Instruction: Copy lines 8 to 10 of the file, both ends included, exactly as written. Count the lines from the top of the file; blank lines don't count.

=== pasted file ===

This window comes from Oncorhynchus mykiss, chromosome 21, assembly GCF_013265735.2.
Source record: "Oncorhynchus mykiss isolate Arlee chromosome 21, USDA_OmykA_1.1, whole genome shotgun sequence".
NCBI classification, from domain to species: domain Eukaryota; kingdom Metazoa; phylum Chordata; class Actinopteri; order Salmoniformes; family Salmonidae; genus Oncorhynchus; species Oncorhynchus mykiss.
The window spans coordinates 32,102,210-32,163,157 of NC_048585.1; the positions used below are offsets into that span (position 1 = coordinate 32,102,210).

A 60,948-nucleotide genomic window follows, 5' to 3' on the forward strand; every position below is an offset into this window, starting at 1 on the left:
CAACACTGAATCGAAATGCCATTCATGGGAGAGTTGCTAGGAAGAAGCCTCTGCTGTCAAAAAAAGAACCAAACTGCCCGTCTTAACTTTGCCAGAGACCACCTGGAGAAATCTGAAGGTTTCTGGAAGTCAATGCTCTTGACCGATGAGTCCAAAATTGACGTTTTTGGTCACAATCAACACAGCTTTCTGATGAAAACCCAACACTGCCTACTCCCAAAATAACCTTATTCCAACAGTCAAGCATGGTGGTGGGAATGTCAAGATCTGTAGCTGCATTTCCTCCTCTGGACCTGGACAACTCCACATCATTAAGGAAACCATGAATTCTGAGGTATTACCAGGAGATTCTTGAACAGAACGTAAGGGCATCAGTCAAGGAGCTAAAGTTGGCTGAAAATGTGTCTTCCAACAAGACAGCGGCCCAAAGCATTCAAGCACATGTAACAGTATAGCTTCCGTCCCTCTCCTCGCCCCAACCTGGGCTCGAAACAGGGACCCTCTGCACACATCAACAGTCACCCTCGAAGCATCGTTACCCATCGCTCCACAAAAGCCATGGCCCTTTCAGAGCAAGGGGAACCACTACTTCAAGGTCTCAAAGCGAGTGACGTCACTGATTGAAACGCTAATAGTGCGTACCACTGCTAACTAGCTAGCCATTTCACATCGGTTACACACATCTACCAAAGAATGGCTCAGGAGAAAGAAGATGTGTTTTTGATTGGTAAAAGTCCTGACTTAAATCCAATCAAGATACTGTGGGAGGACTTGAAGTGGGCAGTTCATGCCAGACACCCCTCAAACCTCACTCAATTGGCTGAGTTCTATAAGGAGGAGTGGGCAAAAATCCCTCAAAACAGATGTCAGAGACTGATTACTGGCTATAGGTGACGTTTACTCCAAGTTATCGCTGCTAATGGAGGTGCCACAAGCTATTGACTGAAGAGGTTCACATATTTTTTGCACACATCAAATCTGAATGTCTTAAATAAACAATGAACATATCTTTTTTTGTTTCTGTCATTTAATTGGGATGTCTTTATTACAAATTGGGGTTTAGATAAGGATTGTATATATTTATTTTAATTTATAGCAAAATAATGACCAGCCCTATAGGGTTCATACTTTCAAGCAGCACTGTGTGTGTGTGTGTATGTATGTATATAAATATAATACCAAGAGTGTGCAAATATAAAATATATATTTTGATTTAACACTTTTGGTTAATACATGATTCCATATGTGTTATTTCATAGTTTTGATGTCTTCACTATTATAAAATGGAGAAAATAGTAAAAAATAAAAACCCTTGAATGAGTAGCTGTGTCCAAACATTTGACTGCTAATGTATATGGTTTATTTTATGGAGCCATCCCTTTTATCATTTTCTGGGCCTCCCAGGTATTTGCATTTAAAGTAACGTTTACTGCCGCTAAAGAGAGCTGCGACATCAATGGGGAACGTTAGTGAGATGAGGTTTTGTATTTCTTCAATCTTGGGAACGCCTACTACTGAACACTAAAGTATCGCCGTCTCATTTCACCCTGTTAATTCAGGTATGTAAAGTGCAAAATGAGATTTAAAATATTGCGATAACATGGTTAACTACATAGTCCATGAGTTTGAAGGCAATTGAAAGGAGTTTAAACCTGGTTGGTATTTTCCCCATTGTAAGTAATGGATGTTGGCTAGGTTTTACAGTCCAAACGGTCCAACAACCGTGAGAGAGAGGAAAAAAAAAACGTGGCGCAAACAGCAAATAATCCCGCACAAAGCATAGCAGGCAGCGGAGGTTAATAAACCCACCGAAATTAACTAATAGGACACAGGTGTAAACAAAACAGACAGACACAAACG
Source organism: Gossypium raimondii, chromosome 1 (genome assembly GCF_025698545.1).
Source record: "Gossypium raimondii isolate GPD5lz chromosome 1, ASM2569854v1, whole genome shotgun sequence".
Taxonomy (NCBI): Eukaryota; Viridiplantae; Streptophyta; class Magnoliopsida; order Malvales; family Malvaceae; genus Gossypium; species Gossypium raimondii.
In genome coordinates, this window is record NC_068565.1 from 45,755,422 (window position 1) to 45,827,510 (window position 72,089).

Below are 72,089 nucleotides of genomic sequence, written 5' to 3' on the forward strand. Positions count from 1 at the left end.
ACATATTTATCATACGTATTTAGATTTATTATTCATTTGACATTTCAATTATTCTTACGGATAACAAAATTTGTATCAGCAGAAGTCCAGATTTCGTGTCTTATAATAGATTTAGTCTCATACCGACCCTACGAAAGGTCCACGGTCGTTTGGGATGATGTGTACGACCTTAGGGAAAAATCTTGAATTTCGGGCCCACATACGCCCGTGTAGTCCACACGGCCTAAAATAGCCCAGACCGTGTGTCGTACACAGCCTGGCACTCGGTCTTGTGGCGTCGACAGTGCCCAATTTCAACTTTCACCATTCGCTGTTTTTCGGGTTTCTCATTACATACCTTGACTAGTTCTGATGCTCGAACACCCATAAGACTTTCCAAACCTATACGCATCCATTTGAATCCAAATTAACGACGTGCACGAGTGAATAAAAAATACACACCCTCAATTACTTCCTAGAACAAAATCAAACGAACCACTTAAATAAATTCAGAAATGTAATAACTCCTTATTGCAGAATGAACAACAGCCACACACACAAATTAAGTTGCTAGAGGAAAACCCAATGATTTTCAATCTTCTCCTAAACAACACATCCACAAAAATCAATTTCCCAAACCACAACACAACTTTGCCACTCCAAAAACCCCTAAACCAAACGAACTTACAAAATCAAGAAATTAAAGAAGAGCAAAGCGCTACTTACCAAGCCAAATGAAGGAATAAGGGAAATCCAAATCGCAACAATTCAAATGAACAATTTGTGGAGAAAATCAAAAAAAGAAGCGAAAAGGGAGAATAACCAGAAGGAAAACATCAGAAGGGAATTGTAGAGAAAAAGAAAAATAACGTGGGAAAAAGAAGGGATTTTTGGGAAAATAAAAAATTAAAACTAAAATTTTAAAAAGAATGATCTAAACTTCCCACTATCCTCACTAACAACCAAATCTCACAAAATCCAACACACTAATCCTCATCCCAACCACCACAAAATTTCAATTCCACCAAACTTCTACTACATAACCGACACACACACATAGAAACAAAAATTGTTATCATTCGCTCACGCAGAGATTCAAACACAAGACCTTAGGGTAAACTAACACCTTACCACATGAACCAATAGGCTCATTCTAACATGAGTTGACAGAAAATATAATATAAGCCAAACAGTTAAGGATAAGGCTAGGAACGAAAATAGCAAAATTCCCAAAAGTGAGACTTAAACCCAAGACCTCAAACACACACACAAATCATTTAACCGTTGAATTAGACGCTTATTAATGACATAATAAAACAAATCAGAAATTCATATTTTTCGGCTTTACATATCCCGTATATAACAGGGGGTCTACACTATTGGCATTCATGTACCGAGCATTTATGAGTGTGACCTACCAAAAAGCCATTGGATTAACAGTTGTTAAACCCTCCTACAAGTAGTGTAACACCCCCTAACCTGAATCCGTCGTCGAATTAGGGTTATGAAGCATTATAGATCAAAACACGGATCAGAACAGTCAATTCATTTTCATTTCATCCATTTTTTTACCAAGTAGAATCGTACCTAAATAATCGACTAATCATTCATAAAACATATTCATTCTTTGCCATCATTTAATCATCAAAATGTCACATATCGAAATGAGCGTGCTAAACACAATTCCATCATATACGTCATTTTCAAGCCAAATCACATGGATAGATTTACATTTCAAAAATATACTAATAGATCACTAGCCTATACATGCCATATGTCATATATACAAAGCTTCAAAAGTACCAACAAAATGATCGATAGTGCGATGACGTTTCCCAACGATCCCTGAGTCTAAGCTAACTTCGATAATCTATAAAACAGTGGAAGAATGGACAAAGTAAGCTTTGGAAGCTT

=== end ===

Source record: "Gossypium raimondii isolate GPD5lz chromosome 1, ASM2569854v1, whole genome shotgun sequence".
Taxonomy (NCBI): Eukaryota; Viridiplantae; Streptophyta; class Magnoliopsida; order Malvales; family Malvaceae; genus Gossypium; species Gossypium raimondii.
In genome coordinates, this window is record NC_068565.1 from 45,755,422 (window position 1) to 45,827,510 (window position 72,089).